Skip to content

All Souls Lost

All Souls Lost by Dan Moren

All Souls Lost by Dan Moren

JAB Books, pb, £15.20

Reviewed by Sarah Deeming

Mike Lucifer, a private investigator of supernatural cases, has been MIA for two years after the untimely death of his partner, hiding on a beach getting drunk. But his money has run out, so Mike’s back for one night to raid his old offices for extra funds. It should have been an easy in-and-out. Before he can vanish again, a job lands on his desk, investigating the unusual suicide of a powerful tech company’s latest protégé, and the money will help Mike continue his early retirement. With the tech company keen for him not to be involved and a possible ghost haunting, Mike is in some trouble, but nothing he can’t handle. But there are similarities between the case that got his partner killed and this one, and if Mike can’t accept his involvement in his partner’s death, then he may never crack this case.

All Souls Lost is the start of a new series by Dan Moren focusing on the paranormal private investigator Mike Lucifer. Set in an urban environment, Moren mixes the magical with the everyday to create a unique environment with a detective noir feel in keeping with the story’s genre. Told exclusively from Lucifer’s point of view, the story has a strong voice that carries the narrative forward. Lucifer is also an untrustworthy narrator and avoids certain truths rather than facing them head-on. This means the story twists and turns with style and character and keeps the reader on their toes.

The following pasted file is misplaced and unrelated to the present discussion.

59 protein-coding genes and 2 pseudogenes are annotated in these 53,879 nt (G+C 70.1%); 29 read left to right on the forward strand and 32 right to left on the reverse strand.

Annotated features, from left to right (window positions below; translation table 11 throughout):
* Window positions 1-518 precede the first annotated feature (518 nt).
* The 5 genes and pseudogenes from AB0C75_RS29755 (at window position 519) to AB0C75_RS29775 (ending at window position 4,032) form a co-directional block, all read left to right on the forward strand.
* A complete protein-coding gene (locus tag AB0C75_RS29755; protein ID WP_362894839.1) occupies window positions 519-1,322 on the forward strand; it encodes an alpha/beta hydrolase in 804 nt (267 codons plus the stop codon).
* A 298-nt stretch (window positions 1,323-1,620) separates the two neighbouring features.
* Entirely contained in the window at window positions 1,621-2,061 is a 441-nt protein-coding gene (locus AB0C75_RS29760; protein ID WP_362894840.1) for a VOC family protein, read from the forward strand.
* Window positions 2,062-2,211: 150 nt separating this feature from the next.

The story moves along quickly as Lucifer investigates the death of Peter Wu, a tech genius working for a large, successful company that probably uses the outline of a fruit for its logo. Lucifer has to reconnect with his friends to help him explore why Peter’s death is not the suicide it initially appears, and each time he reaches out to an old friend or contact, he is forced to reexamine the death of his old partner and Lucifer’s involvement.

Some of the characters felt a bit like generalisations: the ice-cold female executive, the down-and-out but brilliant magician, the cheeky chappy main character with a heart of gold and loyal to the end, but this is the first in a new series, and so I am confident that over time, the characters will flesh out.

As a fan of Moren’s other work, The Galactic Cold War series, I was excited to read All Souls Lost and experience Moren’s skill at storytelling from a different point of view. Overall, I was not disappointed, and I’m keen of the next instalment of this new series. If you’re a fan of urban fantasy, then this is definitely for you.

Leave a Reply

Your email address will not be published. Required fields are marked *